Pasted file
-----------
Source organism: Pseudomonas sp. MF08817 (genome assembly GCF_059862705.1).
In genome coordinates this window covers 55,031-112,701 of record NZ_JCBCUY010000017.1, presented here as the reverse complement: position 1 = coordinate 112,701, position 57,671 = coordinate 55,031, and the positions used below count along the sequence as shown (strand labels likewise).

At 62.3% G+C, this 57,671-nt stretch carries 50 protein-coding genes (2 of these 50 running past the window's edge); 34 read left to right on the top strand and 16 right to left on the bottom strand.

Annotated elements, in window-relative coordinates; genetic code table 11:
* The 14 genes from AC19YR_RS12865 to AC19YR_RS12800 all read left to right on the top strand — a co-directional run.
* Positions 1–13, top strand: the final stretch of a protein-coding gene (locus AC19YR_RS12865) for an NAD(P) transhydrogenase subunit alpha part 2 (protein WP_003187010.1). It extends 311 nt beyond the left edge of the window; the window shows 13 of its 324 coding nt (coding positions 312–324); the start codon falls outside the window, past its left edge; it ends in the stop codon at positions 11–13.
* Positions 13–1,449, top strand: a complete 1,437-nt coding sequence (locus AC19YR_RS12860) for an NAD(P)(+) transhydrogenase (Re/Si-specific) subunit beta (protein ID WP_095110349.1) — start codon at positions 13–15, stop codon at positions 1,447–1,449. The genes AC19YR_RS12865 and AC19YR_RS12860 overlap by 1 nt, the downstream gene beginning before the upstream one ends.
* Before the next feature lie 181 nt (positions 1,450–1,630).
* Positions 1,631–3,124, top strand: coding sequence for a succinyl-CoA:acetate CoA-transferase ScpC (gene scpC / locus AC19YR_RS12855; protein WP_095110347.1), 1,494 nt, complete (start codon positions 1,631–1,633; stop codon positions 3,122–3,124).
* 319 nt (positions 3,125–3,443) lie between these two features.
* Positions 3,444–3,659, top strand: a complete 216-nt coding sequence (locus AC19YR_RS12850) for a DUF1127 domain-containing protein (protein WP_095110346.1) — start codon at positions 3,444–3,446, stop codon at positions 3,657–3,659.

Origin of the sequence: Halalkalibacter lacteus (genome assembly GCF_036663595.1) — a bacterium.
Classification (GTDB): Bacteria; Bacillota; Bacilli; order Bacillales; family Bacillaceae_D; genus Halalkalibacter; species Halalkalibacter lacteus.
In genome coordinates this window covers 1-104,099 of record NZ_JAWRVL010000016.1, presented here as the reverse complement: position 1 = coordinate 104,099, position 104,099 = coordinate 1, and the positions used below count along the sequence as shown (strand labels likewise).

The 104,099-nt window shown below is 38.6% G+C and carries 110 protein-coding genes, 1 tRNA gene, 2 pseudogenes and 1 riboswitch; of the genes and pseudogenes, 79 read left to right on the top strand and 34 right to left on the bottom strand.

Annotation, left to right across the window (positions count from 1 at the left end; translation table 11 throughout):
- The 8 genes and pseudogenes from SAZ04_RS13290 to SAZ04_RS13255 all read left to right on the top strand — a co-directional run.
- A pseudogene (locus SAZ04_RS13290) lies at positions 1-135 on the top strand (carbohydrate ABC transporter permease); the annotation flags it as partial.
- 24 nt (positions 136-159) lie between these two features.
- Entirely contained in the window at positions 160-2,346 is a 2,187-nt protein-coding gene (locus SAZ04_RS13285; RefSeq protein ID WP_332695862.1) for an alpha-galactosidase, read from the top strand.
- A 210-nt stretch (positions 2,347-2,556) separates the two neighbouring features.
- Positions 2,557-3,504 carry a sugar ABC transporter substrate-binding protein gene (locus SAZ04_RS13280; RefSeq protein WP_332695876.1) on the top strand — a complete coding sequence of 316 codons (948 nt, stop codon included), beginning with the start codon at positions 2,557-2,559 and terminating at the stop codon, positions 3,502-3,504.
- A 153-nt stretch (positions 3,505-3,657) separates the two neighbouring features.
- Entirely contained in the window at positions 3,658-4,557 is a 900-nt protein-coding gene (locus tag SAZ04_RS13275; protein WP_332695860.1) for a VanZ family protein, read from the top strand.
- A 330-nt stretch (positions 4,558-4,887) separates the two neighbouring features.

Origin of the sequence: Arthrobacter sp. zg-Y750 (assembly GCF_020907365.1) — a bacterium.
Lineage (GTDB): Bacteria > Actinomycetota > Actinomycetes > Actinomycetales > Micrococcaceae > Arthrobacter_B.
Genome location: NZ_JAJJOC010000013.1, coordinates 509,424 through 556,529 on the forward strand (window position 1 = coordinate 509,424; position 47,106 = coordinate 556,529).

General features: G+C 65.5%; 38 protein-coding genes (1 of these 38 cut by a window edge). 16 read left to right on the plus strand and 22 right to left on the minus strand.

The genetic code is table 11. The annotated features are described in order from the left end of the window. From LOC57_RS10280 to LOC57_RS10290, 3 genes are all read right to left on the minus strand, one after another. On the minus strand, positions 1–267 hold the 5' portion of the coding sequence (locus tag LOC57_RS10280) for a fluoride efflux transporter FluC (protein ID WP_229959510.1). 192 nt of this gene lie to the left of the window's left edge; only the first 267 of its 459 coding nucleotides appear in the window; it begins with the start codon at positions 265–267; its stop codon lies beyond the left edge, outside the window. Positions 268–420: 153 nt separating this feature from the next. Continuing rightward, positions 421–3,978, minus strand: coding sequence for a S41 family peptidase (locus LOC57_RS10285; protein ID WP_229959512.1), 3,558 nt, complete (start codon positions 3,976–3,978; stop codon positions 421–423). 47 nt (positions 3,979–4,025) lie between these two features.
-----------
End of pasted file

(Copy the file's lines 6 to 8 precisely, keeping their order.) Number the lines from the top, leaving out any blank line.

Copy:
* Positions 1–13, top strand: the final stretch of a protein-coding gene (locus AC19YR_RS12865) for an NAD(P) transhydrogenase subunit alpha part 2 (protein WP_003187010.1). It extends 311 nt beyond the left edge of the window; the window shows 13 of its 324 coding nt (coding positions 312–324); the start codon falls outside the window, past its left edge; it ends in the stop codon at positions 11–13.
* Positions 13–1,449, top strand: a complete 1,437-nt coding sequence (locus AC19YR_RS12860) for an NAD(P)(+) transhydrogenase (Re/Si-specific) subunit beta (protein ID WP_095110349.1) — start codon at positions 13–15, stop codon at positions 1,447–1,449. The genes AC19YR_RS12865 and AC19YR_RS12860 overlap by 1 nt, the downstream gene beginning before the upstream one ends.
* Before the next feature lie 181 nt (positions 1,450–1,630).